A labour dispute between School District 50 and the B.C. Teachers Federation over grievance leave has been decided in court.
Vanessa Wahl, a teacher employed with the Haida Gwaii school district, had applied for grievance leave following the death of her great-aunt in England. The collective agreement between the teacher’s union and the BCTF allows for five days of paid bereavement leave in the case of a death of an immediate family member, and one paid day of leave for extended family members or friends, with a provision for travel days to be paid as well at the employer’s discretion.
Wahl submitted her Leave of Absence Request Form to her supervisor, asking for 3 ½ total work days away from her job. The request was approved, after which Wahl booked the flights for her trip.
When her form was returned however, it stated that a replacement teacher for two of the days would come out of Wahl’s salary. She expressed concern about this, and proceeded to attend her great-aunt’s funeral.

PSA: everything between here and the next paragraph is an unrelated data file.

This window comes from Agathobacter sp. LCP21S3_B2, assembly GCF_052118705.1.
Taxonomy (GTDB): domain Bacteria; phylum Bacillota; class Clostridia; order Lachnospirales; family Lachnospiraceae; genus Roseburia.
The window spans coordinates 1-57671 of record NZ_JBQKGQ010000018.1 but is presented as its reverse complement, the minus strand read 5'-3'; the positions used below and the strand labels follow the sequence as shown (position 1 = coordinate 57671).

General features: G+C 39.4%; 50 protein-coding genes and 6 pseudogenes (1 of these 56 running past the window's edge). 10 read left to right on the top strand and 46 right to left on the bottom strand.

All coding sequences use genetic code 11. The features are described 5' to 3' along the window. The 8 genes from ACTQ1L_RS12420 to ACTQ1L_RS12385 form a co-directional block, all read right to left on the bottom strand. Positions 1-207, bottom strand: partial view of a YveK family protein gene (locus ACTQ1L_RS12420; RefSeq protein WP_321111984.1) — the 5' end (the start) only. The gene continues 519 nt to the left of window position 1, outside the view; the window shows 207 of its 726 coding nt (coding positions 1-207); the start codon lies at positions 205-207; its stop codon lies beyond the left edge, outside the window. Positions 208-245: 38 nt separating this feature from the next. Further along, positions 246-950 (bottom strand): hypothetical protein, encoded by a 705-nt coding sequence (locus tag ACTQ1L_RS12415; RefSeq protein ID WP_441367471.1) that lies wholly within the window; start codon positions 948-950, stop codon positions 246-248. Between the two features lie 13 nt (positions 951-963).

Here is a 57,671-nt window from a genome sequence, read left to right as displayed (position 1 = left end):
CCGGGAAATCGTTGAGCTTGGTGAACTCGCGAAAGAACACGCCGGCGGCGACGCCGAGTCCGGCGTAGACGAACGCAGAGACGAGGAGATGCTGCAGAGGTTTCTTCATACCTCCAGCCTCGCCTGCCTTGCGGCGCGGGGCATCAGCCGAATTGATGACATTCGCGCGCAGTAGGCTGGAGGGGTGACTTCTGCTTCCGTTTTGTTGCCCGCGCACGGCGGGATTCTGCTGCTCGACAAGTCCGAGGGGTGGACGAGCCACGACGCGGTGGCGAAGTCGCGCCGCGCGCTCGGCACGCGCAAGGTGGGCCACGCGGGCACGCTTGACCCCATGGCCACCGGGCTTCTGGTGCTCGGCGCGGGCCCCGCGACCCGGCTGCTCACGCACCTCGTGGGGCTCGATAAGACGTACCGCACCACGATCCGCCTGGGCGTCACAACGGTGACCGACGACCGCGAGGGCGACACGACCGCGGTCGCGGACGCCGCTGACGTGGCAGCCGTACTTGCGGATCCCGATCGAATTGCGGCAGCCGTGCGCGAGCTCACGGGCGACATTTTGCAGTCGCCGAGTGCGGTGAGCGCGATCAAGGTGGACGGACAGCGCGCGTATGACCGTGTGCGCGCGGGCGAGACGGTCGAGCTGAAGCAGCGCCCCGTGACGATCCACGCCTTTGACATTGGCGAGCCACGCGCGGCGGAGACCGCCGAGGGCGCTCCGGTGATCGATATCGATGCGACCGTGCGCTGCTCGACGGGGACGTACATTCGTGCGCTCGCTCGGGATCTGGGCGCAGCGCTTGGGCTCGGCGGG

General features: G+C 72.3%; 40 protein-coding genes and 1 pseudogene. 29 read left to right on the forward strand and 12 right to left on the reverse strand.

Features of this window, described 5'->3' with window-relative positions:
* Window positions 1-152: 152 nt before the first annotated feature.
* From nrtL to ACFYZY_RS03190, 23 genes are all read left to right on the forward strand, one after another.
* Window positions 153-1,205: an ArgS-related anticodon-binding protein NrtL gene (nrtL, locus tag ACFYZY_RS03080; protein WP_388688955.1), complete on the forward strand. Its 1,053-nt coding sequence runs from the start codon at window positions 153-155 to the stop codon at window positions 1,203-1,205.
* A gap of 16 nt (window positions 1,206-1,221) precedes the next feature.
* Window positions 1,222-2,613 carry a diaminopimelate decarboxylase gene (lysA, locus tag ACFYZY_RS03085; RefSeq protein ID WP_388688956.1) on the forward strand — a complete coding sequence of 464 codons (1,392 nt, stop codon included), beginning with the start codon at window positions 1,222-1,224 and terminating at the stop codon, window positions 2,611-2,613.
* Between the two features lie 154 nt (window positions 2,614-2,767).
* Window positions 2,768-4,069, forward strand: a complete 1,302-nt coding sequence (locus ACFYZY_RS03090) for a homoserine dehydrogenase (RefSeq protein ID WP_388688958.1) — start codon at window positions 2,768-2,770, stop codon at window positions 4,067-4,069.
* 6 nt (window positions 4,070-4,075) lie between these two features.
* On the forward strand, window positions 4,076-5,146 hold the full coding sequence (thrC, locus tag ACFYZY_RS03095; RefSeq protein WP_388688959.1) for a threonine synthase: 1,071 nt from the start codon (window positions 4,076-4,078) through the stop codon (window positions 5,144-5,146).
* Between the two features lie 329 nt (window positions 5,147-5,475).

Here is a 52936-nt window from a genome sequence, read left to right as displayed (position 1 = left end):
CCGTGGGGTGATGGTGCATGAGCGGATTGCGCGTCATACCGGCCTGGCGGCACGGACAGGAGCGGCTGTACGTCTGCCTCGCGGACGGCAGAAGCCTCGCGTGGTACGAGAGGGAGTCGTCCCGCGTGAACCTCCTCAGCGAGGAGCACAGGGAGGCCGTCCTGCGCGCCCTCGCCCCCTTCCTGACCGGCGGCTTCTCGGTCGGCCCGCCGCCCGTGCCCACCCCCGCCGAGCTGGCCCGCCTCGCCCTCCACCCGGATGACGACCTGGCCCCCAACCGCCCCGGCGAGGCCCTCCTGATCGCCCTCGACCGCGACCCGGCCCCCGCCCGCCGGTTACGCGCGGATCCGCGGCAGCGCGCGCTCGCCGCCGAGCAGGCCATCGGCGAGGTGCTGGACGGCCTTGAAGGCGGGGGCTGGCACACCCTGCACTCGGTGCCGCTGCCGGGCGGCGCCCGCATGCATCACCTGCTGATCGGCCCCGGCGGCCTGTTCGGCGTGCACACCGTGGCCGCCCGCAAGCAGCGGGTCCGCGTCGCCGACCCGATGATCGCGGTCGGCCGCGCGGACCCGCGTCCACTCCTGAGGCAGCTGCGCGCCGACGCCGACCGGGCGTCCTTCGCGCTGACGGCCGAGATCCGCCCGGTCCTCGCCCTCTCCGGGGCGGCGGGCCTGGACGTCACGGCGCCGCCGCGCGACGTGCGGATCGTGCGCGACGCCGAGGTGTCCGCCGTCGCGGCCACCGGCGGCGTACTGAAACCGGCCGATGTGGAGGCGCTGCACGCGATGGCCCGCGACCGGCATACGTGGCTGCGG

The resulting case heard a number of pieces of evidence, including past instances of teachers being paid for travel days if they were deemed “necessary to attend the funeral.” The trip from Haida Gwaii to England requires two days of travel each way to complete.
Ultimately though, arbitrator John B. Hall found that the specific language in the collective bargaining agreement did not support Wahl’s case. The agreement states that the “with pay” portion of the extended family bereavement leave applies only to one day, and does not apply to the travel portion of the trip.
Hall went on to write that while teachers on Haida Gwaii face additional challenges regarding these situations, he was bound by interpretation of the agreement, rather than what he necessarily thought may be fair. Hall closed by citing a previous case, Fording Coal, where an employee was also denied paid leave to attend a funeral.
Alex Kurial | Journalist
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